Unusual Career Progression: Accountant to Wildlife Photographer
Studying eight years to get a Master's degree in accounting is not the normal preparation for a career as an international wildlife photographer. But Daisy Gilardini says she has no regrets.
I consider myself lucky and I don't regret the period of my life when I was in the office doing accounting. I would do it again. Because if it wasn't for that I wouldn't have been able to start traveling and find the thing that I really love.
She managed to build up the business while liberating more and more time to travel the world taking pictures. Finally, in 2006 she sold her accounting business and went full-time into photography.
I'm happy that I studied accounting. It gave me a solid background in how to organize things. You have to be square to do accounting. But it really gives me a focus on things and I learned you really have to maximize your time. Especially being a woman and an accountant you have to have some character to be successful, you have to be a bit aggressive also, but that helps me in the photography world which is mainly men. I learned how to deal with them ...just be focused on what I do. Be successful, too.
I asked her if "character" meant backbone, the ability to stand up for herself.
"Yes. I don't want people to step on my fingers ... If you're not like that in business, you cannot survive. So you learn to do that. Handy for life."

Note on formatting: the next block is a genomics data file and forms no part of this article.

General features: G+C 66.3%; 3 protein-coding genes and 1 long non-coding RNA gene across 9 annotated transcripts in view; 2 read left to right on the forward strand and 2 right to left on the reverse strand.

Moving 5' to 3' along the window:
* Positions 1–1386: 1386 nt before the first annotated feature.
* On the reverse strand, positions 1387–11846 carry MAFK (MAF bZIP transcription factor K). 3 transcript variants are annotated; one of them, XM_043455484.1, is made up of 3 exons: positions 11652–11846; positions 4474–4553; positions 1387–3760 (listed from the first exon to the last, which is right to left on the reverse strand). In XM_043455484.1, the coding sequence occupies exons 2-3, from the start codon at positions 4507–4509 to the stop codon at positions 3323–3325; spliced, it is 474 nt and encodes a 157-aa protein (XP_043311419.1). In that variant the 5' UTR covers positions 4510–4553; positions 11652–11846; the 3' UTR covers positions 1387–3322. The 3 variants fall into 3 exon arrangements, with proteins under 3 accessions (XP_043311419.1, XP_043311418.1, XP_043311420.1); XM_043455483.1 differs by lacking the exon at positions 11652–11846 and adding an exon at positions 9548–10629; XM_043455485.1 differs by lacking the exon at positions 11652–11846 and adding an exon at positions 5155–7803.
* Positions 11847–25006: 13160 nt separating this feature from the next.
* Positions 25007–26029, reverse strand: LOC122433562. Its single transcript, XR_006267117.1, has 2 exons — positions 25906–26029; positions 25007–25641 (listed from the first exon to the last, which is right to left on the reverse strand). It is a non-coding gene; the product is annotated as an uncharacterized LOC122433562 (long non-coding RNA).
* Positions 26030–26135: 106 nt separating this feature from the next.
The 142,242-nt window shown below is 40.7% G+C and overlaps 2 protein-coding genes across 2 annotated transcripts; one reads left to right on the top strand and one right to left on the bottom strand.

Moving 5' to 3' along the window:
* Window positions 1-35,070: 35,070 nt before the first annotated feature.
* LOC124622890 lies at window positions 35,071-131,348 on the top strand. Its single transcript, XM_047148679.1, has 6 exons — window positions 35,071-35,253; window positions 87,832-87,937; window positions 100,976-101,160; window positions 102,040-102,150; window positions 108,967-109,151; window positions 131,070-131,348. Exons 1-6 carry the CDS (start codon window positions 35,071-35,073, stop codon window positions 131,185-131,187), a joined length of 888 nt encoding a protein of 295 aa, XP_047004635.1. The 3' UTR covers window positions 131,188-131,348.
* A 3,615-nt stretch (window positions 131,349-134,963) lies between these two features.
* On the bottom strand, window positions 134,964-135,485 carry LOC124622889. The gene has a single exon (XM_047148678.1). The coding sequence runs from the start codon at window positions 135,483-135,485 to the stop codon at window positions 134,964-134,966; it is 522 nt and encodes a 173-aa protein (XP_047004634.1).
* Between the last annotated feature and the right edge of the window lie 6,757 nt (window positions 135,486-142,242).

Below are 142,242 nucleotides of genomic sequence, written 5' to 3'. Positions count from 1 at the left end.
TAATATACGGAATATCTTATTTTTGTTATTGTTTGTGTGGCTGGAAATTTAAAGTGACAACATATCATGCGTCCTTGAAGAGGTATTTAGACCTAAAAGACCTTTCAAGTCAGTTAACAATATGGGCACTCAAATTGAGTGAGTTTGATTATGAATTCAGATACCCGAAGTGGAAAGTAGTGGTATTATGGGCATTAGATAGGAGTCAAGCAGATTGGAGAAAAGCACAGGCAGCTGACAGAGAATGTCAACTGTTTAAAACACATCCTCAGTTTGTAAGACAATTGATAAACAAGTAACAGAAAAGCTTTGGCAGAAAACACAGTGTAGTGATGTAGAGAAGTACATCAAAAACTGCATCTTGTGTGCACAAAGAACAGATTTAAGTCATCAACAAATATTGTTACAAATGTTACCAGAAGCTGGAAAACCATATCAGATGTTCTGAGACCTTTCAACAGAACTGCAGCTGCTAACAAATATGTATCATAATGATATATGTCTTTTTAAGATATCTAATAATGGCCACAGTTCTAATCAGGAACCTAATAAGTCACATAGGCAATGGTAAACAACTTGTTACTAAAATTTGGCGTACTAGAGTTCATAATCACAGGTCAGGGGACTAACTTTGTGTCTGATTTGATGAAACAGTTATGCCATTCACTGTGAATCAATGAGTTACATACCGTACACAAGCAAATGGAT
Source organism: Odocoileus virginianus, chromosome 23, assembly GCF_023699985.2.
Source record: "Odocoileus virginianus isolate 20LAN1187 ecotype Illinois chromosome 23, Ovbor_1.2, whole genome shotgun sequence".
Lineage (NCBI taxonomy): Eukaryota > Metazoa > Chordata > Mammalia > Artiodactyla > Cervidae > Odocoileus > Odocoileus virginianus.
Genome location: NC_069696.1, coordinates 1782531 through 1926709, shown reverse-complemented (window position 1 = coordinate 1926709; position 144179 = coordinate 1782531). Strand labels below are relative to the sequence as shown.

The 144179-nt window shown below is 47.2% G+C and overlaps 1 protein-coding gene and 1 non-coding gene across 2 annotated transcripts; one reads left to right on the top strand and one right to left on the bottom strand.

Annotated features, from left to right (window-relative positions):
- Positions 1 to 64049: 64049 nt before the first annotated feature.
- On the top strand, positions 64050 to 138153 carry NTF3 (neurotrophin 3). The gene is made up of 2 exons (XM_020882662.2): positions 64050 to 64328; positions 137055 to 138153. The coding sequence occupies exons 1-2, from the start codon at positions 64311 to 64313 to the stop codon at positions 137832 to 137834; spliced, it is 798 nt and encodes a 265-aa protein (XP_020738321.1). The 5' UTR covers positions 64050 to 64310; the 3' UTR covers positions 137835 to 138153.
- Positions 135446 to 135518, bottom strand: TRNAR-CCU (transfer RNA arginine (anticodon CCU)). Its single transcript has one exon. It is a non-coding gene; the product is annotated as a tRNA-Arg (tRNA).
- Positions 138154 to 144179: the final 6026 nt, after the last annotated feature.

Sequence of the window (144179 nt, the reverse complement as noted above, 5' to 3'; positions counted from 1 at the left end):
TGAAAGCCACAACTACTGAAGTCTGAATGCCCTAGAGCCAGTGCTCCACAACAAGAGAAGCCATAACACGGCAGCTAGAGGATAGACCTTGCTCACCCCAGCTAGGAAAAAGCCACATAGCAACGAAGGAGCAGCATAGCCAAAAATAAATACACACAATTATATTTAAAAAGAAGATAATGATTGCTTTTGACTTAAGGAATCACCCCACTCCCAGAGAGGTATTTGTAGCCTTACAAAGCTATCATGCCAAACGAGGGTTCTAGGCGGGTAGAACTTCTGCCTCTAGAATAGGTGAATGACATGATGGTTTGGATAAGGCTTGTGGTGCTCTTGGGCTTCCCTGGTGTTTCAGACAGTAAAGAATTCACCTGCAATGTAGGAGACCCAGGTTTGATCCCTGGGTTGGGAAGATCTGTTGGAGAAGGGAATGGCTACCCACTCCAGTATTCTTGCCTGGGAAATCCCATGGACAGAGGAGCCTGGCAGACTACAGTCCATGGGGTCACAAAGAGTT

But even as hard work and conviction forged her character, compassion and curiosity make her an artist of the heart.
This is the photo that represents Gilardini's love affair with the southernmost part of planet earth. "It was taken in 1997 on my first trip to Antarctica," she told me. "I was off the coast of Peter the First Island. One of the most remote places. The zodiac was cruising along this iceberg and suddenly this heart appeared... It was just a snapshot... and actually it's not even cropped perfectly. But it's such a strong image... really symbolic." (c) Daisy Gilardini
Gilardini told me she wants to return every year to Antarctica. She finds peace and harmony there -- in part, because there are so few humans.
The only people living there are the scientists. So the animals... they're not afraid of you. They want to interact. And that's so rare. You go the the Emperor penguin rookery. You sit 10 meters from the rookery. And in 10 minutes you are part of the rookery. They come. they greet you. They want to touch you. They are really a curious animal...
For me it's the Antarctic -- the quantity of the animals, the variety, is just unbelievable. The scenery is breathtaking so put it all together and it can seem like another planet.
Disclosure: The Huffington Post is a sponsor of the current exhibition running at the Annenberg Space for Photography -- "Extreme Exposure."